That settles it then. Mueller is safe.

Because when Donald Trump makes a vow, that vow is unbreakable.

Ryan’s gambling a lot on these “assurances.”

He has two options in responding to POTUS’s Twitter fit about Mueller and Russiagate this past weekend. Option one: Do nothing and be accused of cowering before Trump by Democrats. Option two: Pass a bill that further limits the president’s authority to remove the special counsel and be accused of cowering before Democrats by Trump voters. Passing a bill would force a confrontation with Trump when that bill lands on his desk. He’d veto it, claiming that it violates separation of powers, and then Ryan and McConnell would have to make a very hard choice between joining with Democrats to override the veto or backing down.

Why force that confrontation when you don’t absolutely need to (yet)?

Mentioning the “assurances” he’s received is Ryan’s way of carving out a third option, I think. By announcing (or strongly suggesting) that Trump personally promised him that he wouldn’t fire Mueller, Ryan’s staking the president’s credibility on fulfilling that promise. If Trump turns around tomorrow and cans Mueller, Ryan now has a reason to be adversarial with him. He didn’t just place himself above the law by firing the special counsel, he could say, he lied to me personally and, by extension, deceived his party about his intentions. He’s trying to gain the high ground against Trump just in case they find themselves at odds soon.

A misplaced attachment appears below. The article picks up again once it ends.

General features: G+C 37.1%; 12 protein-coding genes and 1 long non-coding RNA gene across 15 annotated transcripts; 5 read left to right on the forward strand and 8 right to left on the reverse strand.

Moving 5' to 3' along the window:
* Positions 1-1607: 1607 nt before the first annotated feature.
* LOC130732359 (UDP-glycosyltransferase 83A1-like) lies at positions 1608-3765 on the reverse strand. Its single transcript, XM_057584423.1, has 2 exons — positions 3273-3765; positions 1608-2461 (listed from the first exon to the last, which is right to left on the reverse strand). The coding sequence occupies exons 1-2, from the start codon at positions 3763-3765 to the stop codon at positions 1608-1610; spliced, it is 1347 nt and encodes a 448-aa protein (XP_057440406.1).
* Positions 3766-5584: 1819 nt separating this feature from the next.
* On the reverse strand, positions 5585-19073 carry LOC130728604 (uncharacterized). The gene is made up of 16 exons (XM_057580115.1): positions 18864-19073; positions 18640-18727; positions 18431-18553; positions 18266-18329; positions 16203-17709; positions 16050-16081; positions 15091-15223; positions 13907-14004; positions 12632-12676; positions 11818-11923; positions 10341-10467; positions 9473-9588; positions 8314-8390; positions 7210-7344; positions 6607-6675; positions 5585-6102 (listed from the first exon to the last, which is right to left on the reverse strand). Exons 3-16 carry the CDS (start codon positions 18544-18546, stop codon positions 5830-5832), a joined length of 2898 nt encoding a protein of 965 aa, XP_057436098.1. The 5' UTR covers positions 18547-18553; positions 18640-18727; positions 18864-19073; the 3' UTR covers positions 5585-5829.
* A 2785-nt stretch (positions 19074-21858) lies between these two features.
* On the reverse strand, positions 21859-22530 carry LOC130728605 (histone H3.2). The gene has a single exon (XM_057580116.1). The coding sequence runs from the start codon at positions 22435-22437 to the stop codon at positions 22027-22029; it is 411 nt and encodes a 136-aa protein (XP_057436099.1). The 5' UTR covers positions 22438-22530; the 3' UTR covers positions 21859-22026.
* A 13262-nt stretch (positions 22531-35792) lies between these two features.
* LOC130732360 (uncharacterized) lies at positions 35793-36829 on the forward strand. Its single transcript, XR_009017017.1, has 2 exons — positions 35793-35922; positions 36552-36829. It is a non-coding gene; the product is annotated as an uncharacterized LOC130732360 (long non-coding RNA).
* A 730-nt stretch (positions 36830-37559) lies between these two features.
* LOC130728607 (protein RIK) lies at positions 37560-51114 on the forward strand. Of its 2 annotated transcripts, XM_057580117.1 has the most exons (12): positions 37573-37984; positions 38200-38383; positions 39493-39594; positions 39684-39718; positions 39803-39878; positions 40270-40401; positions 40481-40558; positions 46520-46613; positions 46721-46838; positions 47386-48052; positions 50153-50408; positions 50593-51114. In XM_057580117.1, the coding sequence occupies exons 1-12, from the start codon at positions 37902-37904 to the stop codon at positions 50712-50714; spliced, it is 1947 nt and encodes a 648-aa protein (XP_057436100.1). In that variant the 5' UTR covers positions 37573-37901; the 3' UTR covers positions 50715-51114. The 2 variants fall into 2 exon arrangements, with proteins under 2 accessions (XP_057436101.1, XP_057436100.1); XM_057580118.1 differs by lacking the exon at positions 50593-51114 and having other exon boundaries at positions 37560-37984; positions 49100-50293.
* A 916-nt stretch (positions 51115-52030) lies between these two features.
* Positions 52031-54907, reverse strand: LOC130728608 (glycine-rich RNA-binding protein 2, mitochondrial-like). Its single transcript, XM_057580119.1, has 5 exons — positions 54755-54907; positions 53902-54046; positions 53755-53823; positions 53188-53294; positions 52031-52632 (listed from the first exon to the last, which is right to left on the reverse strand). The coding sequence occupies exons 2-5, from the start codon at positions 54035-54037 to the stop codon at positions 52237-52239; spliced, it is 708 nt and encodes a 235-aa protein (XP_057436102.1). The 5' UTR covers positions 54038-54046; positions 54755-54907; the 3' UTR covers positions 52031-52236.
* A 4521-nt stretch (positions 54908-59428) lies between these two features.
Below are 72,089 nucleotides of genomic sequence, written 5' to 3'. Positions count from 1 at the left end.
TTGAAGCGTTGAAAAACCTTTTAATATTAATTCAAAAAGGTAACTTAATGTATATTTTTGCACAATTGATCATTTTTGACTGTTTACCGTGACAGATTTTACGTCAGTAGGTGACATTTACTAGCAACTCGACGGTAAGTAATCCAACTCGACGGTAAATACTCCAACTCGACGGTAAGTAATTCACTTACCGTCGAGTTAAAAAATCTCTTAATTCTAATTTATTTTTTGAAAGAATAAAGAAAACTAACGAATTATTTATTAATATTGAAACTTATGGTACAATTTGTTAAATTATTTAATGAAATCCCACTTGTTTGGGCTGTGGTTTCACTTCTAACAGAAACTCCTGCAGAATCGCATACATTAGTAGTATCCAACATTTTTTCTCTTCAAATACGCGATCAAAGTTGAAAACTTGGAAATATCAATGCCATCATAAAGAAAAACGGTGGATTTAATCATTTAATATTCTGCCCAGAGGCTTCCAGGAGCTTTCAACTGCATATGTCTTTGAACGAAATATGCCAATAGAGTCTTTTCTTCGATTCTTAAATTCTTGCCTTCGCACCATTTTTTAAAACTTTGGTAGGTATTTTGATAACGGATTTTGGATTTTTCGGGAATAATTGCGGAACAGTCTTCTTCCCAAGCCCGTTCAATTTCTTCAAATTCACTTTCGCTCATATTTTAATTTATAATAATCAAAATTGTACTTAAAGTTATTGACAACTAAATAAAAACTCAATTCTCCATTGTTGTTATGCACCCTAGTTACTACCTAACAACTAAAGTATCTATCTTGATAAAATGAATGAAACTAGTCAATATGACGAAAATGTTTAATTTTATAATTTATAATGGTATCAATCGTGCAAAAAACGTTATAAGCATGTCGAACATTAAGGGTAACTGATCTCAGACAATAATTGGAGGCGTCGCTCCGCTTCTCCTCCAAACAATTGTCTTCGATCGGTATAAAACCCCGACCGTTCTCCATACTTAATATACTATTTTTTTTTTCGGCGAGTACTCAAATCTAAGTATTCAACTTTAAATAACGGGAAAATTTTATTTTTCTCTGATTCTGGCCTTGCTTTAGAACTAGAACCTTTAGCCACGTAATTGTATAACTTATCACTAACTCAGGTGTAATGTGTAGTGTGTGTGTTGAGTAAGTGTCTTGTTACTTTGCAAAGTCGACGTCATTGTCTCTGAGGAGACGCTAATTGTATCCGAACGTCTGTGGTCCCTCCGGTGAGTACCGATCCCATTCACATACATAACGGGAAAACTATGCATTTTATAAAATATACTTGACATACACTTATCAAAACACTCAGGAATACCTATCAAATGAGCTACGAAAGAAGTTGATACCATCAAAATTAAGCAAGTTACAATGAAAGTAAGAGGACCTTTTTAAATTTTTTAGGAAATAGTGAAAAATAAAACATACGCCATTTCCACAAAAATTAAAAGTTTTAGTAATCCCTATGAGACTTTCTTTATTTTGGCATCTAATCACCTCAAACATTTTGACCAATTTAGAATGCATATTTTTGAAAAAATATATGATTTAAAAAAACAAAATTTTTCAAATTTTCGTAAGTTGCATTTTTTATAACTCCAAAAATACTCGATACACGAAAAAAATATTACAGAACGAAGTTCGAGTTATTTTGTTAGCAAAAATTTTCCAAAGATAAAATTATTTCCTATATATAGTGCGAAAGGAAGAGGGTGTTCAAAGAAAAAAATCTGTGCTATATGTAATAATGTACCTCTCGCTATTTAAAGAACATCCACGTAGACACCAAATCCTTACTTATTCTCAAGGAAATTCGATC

But that assumes that Ryan would choose the confrontational path once Mueller is axed and Republicans are forced to decide whose side to take. Nothing in the past 16 months indicates that he would, especially if Trump were to cashier Mueller before the midterms and Republican turnout this fall suddenly depended on the party presenting a unified front in a constitutional crisis.

Meanwhile, POTUS seems to have been persuaded — for now — that any problem he has with Mueller can be solved by shaking up his own legal team. Former U.S. Attorney Joe diGenova (who once argued that sitting presidents can indeed be indicted) has come aboard and Ted Olson’s name is suddenly being floated. Ty Cobb, the current leader of Team Trump, may be on the chopping block while John Dowd, who mused this past weekend that maybe it was time for Rod Rosenstein to fire Mueller, has apparently had enough of his unmanageable nightmare client. Here’s a fun point of contention between POTUS and his attorneys:

Trump has told aides he is “champing at the bit” to sit for an interview [with Mueller], according to one person. But his lawyers, who are carefully negotiating the terms of a sit-down, recognize the extraordinarily high stakes.

“The president believes he is his best spokesman and can explain to Mr. Mueller that he did nothing wrong,” sniffed the NYT. “The lawyers see little upside.” Maybe the shake-up on his legal team is POTUS’s way of signaling that he will not rest until he finds just one lawyer in America who thinks it’s a good idea for him to do an interview with Mueller’s team. Surely there must be one somewhere in a country of more than 300 million people.

No. There actually isn’t. Not one.

Well … maybe that guy who represented Roy Moore and called Don Lemon “Lemon squeezy.”

Exit question: When does Alan Dershowitz join the team? He has all the qualifications POTUS wants in a lawyer or, really, in a human being. He’s famous, he’s on TV *a lot,* and he spends much of his time attacking Donald Trump’s enemies. What more could you want in an employee?